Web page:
Hidden Mickey on sidewalk of All Star Resort with pink converse shoes

#3 Pay for Your Vacation in Chunks and Don’t Hesitate!

When a cheap flight appears on, snatch it up. If you see an awesome deal for your dream hotel, put that deposit down. You’ve already made up your mind that you’re taking the vacation, so don’t hesitate. Like a metaphor for Carrie Bradshaw’s love life, I can’t tell you how many times I passed up an awesome deal because I felt like something better was going to come along. Once you pay for a piece of your vacation, it’s out of your hands and your plans are set. The money is gone and the only thing left to do is go on your vacation. Also, paying for your vacation a little bit at a time will not only be easier on your spending account, but it will feel better too. Plus, most hotels will allow you to make changes or apply discounts once you put down your deposit. Disney is especially notorious for this.

#4 Use Rewards Programs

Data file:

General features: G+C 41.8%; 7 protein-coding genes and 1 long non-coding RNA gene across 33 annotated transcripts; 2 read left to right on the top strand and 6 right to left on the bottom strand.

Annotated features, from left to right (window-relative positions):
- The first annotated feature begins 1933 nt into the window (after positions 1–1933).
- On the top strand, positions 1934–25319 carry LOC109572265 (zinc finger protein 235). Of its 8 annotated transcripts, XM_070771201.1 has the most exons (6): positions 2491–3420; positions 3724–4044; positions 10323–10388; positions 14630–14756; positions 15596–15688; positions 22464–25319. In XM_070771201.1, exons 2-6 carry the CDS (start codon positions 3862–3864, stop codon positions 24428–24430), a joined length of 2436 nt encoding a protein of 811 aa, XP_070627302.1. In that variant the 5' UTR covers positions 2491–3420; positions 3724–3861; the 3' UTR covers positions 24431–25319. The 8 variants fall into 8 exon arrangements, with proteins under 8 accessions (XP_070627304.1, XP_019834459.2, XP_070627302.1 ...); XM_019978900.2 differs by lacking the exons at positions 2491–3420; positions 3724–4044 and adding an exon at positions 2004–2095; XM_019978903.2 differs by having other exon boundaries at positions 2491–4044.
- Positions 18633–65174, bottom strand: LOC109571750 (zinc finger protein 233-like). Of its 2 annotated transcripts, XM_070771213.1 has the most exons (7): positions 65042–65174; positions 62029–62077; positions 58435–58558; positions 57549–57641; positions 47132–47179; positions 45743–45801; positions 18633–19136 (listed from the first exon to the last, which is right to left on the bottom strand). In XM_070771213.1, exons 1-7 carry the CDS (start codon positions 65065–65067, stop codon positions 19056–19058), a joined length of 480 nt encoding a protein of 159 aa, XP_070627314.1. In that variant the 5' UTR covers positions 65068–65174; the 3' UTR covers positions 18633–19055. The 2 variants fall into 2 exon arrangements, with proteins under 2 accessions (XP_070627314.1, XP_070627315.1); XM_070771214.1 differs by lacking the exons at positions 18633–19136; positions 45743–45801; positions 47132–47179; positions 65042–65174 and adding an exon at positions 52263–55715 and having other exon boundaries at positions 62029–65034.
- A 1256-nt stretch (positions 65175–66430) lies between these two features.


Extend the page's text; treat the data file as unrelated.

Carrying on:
I’m not going to pretend I’m some financial wizard, but I do use a lot of rewards programs to my advantage. One of the ways I helped save for my vacation was by paying for everything from groceries to flights with my credit card. Then, I would immediately pay everything off and get cash back for my purchases. This ended up saving me about $300-400 on my entire vacation. I’m not advising maxing out your credit cards by any means. Do what makes the most sense for your situation. Rewards programs don’t necessarily mean credit cards either. There are many travel rewards programs that will help you save some money or allow you extra benefits. If you love flying Alaska then sign up for their mileage program and if you only stay at the Hilton, be sure to use Hilton Honors. Do what makes sense for your travel preferences.

#5 Bring a Friend or Your Mom

My mom and I travel together a lot. We split the cost, share a room, and sometimes even a bed. (You’re never too old to share a bed with your mama.) We share meals and cocktails because it cuts down on cost and also because we’re total lightweights. The more friends you bring, the less your hotel will cost and the more fun you’ll have with your chums!